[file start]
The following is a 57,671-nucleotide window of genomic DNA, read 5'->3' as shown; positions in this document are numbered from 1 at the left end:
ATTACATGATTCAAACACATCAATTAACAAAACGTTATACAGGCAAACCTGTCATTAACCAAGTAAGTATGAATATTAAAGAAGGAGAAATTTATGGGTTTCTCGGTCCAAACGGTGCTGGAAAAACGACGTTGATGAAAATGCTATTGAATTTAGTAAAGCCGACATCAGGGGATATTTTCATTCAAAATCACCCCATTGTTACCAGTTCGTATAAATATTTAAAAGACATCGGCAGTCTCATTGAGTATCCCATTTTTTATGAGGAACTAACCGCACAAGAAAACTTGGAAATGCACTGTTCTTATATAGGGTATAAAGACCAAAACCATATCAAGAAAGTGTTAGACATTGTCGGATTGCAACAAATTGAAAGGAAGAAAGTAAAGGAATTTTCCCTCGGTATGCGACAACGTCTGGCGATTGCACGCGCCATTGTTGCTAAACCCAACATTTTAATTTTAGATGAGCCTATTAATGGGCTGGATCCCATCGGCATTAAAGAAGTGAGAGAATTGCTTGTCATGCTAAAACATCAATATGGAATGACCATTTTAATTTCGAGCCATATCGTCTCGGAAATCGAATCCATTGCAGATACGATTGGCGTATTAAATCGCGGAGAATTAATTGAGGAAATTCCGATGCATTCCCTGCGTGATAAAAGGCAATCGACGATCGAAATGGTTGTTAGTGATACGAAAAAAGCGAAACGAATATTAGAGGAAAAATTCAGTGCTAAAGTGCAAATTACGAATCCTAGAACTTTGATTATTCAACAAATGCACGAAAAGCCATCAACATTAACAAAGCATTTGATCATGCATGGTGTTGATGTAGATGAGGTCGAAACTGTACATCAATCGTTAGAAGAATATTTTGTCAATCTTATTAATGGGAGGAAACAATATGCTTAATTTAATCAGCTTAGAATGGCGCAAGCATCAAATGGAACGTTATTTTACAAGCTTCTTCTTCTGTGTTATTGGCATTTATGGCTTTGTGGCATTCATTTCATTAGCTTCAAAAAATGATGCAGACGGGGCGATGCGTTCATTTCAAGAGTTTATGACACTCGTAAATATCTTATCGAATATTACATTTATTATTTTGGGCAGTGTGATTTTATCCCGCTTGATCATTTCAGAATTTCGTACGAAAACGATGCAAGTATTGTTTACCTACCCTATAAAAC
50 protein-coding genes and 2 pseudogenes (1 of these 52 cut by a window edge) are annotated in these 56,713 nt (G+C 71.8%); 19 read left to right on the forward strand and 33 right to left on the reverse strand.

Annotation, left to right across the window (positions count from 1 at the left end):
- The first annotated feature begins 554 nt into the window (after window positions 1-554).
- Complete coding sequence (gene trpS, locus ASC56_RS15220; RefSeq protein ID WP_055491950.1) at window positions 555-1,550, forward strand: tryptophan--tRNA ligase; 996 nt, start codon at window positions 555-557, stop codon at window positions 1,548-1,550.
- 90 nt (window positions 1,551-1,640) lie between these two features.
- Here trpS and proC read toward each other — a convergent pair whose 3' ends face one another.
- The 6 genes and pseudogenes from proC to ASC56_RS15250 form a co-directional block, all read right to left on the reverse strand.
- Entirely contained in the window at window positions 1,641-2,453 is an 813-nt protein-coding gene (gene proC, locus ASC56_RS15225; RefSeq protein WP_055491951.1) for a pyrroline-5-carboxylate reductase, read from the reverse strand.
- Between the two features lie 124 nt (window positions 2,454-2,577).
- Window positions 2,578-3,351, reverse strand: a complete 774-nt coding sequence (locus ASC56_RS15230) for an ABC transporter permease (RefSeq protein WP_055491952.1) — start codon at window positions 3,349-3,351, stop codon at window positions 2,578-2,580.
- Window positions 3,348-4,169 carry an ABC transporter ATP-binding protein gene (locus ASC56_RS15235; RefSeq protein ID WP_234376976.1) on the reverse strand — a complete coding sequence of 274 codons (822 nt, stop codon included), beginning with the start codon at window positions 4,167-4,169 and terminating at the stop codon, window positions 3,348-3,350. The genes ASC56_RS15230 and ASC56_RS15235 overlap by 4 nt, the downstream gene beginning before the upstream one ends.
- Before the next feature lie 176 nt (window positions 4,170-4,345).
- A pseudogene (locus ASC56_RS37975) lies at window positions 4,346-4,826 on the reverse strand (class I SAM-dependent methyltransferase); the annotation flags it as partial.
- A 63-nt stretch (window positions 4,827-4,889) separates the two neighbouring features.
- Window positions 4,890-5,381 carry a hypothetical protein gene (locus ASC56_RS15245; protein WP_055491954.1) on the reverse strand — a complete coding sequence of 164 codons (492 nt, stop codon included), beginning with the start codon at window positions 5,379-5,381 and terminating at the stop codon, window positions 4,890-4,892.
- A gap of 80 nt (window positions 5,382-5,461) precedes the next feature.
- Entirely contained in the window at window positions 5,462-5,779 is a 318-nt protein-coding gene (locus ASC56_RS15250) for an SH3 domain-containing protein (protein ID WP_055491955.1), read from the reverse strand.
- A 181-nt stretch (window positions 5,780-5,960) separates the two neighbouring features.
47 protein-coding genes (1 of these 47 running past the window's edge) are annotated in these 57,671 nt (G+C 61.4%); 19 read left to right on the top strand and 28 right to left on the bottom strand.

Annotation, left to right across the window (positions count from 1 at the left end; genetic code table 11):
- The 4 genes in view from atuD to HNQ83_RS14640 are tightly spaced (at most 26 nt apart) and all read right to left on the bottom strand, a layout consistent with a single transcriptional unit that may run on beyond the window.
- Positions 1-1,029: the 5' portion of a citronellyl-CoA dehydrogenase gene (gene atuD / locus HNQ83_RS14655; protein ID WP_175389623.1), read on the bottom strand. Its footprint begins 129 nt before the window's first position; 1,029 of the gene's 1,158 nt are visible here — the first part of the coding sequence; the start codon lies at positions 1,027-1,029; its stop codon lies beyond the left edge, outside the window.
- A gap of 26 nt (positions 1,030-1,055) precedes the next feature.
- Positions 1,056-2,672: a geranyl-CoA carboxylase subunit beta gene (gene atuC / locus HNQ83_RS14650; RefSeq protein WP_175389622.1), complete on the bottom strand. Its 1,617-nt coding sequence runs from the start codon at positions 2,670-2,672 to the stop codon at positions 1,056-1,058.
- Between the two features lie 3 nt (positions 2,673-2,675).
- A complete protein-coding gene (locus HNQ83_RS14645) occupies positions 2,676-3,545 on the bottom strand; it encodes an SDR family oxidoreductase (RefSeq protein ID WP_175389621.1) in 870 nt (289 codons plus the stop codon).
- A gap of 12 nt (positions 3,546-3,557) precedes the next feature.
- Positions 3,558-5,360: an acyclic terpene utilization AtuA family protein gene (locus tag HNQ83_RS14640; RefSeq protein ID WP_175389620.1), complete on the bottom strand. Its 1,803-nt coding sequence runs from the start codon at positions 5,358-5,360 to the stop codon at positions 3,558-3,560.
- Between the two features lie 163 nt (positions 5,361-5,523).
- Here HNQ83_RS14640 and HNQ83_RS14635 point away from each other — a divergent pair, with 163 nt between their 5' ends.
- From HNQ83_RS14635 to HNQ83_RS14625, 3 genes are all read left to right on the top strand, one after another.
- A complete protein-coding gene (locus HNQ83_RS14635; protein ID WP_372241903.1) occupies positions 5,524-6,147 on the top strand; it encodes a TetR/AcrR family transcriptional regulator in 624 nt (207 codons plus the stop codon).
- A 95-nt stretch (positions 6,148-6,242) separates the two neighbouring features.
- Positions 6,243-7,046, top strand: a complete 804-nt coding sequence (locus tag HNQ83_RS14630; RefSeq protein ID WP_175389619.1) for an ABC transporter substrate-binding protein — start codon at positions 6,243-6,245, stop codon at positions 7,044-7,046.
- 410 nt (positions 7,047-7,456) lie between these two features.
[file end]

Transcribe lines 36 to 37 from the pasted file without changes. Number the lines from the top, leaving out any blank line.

- Positions 6,243-7,046, top strand: a complete 804-nt coding sequence (locus tag HNQ83_RS14630; RefSeq protein ID WP_175389619.1) for an ABC transporter substrate-binding protein — start codon at positions 6,243-6,245, stop codon at positions 7,044-7,046.
- 410 nt (positions 7,047-7,456) lie between these two features.